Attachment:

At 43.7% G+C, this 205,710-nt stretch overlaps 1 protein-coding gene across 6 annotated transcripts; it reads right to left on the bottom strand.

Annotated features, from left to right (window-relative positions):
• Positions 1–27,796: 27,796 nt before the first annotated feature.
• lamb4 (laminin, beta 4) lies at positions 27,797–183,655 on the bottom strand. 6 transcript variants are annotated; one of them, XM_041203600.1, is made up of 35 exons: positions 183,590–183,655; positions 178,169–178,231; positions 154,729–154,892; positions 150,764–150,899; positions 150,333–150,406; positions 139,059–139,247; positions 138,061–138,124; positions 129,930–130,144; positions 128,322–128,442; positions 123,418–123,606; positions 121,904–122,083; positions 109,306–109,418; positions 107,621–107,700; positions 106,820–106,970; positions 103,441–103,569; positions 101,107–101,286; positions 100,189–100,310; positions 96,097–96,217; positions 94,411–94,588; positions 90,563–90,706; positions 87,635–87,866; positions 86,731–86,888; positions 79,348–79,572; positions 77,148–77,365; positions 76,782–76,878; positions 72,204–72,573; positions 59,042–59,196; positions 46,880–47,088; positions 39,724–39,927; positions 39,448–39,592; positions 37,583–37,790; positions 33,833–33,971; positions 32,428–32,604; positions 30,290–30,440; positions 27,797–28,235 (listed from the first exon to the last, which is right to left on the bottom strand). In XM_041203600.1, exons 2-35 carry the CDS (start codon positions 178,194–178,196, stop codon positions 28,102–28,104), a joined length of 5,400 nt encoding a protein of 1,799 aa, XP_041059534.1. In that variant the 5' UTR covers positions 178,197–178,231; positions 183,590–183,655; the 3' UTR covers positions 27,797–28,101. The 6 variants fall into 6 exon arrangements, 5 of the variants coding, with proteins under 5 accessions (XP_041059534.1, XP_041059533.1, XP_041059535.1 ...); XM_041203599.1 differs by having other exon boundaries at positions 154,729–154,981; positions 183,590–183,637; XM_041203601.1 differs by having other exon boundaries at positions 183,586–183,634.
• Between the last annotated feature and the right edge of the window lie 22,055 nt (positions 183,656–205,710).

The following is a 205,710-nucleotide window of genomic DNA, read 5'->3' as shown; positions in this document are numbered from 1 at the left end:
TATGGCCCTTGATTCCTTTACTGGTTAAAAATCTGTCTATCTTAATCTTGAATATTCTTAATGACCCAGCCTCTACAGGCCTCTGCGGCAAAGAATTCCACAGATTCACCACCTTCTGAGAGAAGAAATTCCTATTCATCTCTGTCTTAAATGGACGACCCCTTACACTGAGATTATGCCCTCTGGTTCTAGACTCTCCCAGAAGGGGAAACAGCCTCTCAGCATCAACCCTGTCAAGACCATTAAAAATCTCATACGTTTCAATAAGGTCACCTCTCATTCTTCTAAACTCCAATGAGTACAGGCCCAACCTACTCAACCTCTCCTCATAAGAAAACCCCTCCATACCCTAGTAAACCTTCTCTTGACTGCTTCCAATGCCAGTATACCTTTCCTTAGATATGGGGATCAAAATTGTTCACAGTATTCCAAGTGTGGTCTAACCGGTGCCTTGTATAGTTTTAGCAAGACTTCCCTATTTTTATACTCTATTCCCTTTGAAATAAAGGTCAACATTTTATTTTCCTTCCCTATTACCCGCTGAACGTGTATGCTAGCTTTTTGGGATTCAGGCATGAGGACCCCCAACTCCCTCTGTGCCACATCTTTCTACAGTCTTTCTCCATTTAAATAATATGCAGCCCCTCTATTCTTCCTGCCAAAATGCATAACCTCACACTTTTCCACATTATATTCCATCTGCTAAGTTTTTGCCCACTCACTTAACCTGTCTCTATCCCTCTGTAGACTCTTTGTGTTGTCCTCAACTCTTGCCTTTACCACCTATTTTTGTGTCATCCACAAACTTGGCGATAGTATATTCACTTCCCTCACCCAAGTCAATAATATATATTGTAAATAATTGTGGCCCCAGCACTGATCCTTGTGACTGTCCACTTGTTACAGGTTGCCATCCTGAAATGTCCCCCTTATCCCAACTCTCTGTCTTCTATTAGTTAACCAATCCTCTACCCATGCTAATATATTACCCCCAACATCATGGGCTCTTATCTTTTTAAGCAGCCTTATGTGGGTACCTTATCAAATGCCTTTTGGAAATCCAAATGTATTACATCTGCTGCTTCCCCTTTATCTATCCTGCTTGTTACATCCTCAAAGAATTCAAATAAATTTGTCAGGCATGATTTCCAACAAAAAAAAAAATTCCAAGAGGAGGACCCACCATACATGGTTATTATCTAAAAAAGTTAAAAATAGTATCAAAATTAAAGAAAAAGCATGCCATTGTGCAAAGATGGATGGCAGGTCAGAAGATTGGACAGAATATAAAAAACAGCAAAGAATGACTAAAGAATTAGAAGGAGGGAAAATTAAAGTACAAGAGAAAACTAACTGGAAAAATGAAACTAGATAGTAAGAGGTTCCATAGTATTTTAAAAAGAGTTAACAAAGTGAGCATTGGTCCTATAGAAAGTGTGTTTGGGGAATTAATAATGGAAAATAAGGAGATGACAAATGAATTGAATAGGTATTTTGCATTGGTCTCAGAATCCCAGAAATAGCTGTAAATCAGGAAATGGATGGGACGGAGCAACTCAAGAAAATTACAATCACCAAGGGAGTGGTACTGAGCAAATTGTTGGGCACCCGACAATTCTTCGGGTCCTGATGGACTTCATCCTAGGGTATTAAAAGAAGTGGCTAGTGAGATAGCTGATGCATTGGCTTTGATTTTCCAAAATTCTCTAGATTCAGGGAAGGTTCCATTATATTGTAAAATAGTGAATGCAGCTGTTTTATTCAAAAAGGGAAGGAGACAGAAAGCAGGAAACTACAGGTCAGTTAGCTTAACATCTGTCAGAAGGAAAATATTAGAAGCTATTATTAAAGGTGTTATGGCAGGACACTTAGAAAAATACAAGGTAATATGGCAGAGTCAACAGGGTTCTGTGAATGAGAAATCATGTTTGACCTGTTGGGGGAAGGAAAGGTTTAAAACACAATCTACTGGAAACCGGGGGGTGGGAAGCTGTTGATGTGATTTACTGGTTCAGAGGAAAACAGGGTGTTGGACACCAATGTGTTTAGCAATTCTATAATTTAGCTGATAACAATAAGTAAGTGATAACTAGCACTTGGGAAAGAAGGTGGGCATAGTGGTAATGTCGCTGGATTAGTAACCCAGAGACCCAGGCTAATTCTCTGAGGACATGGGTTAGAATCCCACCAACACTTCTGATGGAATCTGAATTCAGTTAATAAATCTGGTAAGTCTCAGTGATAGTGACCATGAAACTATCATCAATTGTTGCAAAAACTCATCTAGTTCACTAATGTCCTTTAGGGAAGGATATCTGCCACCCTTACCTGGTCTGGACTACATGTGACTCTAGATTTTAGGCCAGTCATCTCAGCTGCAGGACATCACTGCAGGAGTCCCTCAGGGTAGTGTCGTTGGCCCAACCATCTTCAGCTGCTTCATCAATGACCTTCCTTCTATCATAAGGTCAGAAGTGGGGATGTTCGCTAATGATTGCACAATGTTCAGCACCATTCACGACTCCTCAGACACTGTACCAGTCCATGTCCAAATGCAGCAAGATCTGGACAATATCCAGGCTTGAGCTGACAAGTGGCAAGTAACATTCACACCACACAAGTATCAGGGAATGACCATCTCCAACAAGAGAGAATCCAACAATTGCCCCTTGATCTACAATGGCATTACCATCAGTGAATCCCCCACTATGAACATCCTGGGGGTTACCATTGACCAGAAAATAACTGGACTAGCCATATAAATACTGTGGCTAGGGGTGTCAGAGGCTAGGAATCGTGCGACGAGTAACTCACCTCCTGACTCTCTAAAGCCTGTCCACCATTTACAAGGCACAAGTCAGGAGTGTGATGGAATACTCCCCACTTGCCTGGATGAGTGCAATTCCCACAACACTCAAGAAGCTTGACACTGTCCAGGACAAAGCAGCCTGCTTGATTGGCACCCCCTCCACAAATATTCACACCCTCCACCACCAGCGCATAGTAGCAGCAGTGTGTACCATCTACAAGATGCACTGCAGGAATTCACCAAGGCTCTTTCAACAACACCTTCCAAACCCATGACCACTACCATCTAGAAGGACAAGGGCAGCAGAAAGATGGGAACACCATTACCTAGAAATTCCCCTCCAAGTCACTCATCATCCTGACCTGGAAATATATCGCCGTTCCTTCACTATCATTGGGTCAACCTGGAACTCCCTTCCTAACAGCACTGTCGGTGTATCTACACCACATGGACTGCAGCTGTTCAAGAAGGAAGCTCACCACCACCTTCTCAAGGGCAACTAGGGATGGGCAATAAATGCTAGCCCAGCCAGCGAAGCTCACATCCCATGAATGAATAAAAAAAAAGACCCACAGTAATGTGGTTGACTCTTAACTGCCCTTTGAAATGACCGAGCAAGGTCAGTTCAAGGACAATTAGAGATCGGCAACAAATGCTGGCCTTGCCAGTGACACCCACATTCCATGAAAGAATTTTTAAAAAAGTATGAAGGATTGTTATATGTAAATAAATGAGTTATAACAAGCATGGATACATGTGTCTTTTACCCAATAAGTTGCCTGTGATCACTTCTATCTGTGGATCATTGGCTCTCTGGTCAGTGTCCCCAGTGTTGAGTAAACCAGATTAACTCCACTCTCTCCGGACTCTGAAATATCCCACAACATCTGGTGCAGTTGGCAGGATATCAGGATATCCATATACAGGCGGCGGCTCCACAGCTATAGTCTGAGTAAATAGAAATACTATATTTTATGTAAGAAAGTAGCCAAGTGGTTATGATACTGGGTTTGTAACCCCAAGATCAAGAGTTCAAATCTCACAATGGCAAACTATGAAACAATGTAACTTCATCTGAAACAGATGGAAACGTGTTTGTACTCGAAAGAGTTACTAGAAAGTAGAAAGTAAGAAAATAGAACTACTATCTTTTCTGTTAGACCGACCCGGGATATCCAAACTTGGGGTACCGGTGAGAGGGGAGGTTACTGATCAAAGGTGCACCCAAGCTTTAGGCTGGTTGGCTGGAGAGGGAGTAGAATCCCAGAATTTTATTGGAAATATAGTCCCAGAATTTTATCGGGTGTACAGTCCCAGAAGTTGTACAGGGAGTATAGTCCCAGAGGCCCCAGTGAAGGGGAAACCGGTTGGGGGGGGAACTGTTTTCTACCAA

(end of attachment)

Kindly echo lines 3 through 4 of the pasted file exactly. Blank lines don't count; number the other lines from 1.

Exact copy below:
• Positions 1–27,796: 27,796 nt before the first annotated feature.
• lamb4 (laminin, beta 4) lies at positions 27,797–183,655 on the bottom strand. 6 transcript variants are annotated; one of them, XM_041203600.1, is made up of 35 exons: positions 183,590–183,655; positions 178,169–178,231; positions 154,729–154,892; positions 150,764–150,899; positions 150,333–150,406; positions 139,059–139,247; positions 138,061–138,124; positions 129,930–130,144; positions 128,322–128,442; positions 123,418–123,606; positions 121,904–122,083; positions 109,306–109,418; positions 107,621–107,700; positions 106,820–106,970; positions 103,441–103,569; positions 101,107–101,286; positions 100,189–100,310; positions 96,097–96,217; positions 94,411–94,588; positions 90,563–90,706; positions 87,635–87,866; positions 86,731–86,888; positions 79,348–79,572; positions 77,148–77,365; positions 76,782–76,878; positions 72,204–72,573; positions 59,042–59,196; positions 46,880–47,088; positions 39,724–39,927; positions 39,448–39,592; positions 37,583–37,790; positions 33,833–33,971; positions 32,428–32,604; positions 30,290–30,440; positions 27,797–28,235 (listed from the first exon to the last, which is right to left on the bottom strand). In XM_041203600.1, exons 2-35 carry the CDS (start codon positions 178,194–178,196, stop codon positions 28,102–28,104), a joined length of 5,400 nt encoding a protein of 1,799 aa, XP_041059534.1. In that variant the 5' UTR covers positions 178,197–178,231; positions 183,590–183,655; the 3' UTR covers positions 27,797–28,101. The 6 variants fall into 6 exon arrangements, 5 of the variants coding, with proteins under 5 accessions (XP_041059534.1, XP_041059533.1, XP_041059535.1 ...); XM_041203599.1 differs by having other exon boundaries at positions 154,729–154,981; positions 183,590–183,637; XM_041203601.1 differs by having other exon boundaries at positions 183,586–183,634.